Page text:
Repentance means to change your mind about that sin, to turn away from it, to mourn its ugliness, resulting in changing your actions. Paul says in 2 Corinthians 7:9-11 that godly sorrow brings repentance. It’s saying, “I recognize what I am doing is wrong. This fills me with sorrow because it hurts You, God. Please help me to live differently.” And, that’s how our lives get transformed.
Using sexual immorality as an example: You want to live in order to please God, and God wants you to avoid sexual immorality. So, you pray, “Lord Jesus, please have your Spirit nudge me when I am not holy and honorable with my body. Help me to say no to temptation and to give up any relationship that is not honorable to you. By faith, Lord, I want you to do that in my life.” That is repentance.
Repentance isn’t repentance until you change something. You can confess “until the cows come home” (daily, habitually) and never change anything. Jesus called for people to “repent” not “confess.”
Step Four: Repentance leads to dependence.
Depend on the living Christ inside you for that change to take place, whatever it is. Our Lord Jesus Christ is not interested in our compliance or outward conformity as much as He desires our obedience from the heart.
Using sexual immorality as an example: Memorize 1 Thessalonians 4:1-8 and any other scriptures that deal with staying pure and not rejecting God’s instructions. Be sensitive to the Spirit’s nudging when you are tempted to do otherwise. And, choose to desire a life that pleases God. It’s okay to say, “Lord Jesus, I can’t do this on my own. I trust you to do this in me and through me.” Then, watch what He does!
Forgiven…no longer burdened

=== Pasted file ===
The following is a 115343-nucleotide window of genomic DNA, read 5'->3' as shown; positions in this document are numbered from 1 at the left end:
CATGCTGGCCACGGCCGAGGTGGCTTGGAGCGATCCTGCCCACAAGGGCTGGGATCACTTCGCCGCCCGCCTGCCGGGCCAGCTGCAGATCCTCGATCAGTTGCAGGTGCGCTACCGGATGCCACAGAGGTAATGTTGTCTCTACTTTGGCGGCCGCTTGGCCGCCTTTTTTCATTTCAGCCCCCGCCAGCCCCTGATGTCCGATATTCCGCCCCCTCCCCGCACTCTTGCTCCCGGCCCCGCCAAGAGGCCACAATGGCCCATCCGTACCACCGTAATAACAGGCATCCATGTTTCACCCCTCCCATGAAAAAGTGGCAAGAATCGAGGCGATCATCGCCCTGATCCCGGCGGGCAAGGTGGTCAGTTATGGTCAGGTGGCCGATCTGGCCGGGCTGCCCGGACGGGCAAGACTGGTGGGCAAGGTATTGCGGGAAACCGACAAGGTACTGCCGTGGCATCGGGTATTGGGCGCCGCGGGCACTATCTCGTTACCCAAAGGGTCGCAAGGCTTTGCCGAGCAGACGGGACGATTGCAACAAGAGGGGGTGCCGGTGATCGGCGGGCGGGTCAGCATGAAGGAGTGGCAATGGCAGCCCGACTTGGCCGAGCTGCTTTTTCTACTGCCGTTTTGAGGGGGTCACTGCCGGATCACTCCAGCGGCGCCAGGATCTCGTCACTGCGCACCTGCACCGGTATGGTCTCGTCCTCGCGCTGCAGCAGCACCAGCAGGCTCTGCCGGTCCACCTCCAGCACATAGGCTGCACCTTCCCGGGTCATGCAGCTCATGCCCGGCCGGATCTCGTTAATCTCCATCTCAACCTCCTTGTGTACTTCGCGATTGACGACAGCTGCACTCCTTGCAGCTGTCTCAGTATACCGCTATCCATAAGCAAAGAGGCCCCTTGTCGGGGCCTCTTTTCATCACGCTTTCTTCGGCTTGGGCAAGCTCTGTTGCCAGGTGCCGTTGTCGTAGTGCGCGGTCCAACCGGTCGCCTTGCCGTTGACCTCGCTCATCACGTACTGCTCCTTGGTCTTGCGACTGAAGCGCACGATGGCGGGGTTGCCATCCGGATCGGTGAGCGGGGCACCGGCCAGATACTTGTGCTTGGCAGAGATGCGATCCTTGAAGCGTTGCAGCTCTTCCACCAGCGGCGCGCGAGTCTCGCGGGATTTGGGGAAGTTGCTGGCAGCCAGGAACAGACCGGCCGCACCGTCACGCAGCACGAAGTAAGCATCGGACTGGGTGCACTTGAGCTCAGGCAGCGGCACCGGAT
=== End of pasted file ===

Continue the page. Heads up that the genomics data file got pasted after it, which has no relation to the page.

Because you’ve trusted Christ and are now found in Christ, you can know and live with confidence that you are forgiven…no longer burdened by your sin and guilt. Allow Jesus to cleanse your conscience from any residual guilt. Will you take Him at His word? If there is any past sin for which you are still feeling guilty, claim God’s complete forgiveness today.
I like this suggested prayer written by my friend Sue Bohlin.
“Thank You for forgiving me, thank You for cleansing me…Thank You for being bigger than my sins, and being able to turn things around in ways I cannot imagine. With Jesus’ help, I receive the assurance that You have forgiven me. Help my heart catch up with my head on this. Help me to see that You allowed me to go down that dark path into sin because You are able to redeem even the worst things we do.” (Sue Bohlen, Probe Ministries, Sept. 2012)
Now, choose to believe you are forgiven. Every time you think about it again, thank God for this amazing gift of the cross to you by your faith in Christ! How does that make you feel? Embrace it. Dance! Shout! Sing!
As Paul wrote in Colossians 3:12, you are dearly loved!
Let Jesus satisfy your heart with His finished work on the cross. Then, live in the freedom of your new life in Him.
Go to the next “word of the cross”: Justification.